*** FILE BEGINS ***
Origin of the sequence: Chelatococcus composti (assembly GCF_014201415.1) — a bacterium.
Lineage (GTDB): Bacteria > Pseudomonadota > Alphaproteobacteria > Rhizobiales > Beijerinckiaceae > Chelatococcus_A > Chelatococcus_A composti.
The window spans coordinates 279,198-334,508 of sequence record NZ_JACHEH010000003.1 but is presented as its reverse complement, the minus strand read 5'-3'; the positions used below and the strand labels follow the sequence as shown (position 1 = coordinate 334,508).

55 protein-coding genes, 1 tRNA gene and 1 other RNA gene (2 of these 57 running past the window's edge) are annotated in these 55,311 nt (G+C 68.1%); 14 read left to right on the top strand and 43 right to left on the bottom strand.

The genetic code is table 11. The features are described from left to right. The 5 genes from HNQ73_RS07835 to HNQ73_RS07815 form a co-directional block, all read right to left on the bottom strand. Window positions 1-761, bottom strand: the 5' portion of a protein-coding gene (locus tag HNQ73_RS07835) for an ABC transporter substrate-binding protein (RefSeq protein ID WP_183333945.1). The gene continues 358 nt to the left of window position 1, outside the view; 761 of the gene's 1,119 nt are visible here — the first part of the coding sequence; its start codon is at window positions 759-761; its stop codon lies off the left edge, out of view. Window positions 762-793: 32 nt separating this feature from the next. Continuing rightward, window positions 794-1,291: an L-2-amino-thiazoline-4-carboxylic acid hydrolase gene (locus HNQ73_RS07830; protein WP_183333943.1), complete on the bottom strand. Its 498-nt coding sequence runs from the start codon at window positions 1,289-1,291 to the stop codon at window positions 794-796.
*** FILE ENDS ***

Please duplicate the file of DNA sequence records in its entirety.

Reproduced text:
Origin of the sequence: Chelatococcus composti (assembly GCF_014201415.1) — a bacterium.
Lineage (GTDB): Bacteria > Pseudomonadota > Alphaproteobacteria > Rhizobiales > Beijerinckiaceae > Chelatococcus_A > Chelatococcus_A composti.
The window spans coordinates 279,198-334,508 of sequence record NZ_JACHEH010000003.1 but is presented as its reverse complement, the minus strand read 5'-3'; the positions used below and the strand labels follow the sequence as shown (position 1 = coordinate 334,508).

55 protein-coding genes, 1 tRNA gene and 1 other RNA gene (2 of these 57 running past the window's edge) are annotated in these 55,311 nt (G+C 68.1%); 14 read left to right on the top strand and 43 right to left on the bottom strand.

The genetic code is table 11. The features are described from left to right. The 5 genes from HNQ73_RS07835 to HNQ73_RS07815 form a co-directional block, all read right to left on the bottom strand. Window positions 1-761, bottom strand: the 5' portion of a protein-coding gene (locus tag HNQ73_RS07835) for an ABC transporter substrate-binding protein (RefSeq protein ID WP_183333945.1). The gene continues 358 nt to the left of window position 1, outside the view; 761 of the gene's 1,119 nt are visible here — the first part of the coding sequence; its start codon is at window positions 759-761; its stop codon lies off the left edge, out of view. Window positions 762-793: 32 nt separating this feature from the next. Continuing rightward, window positions 794-1,291: an L-2-amino-thiazoline-4-carboxylic acid hydrolase gene (locus HNQ73_RS07830; protein WP_183333943.1), complete on the bottom strand. Its 498-nt coding sequence runs from the start codon at window positions 1,289-1,291 to the stop codon at window positions 794-796.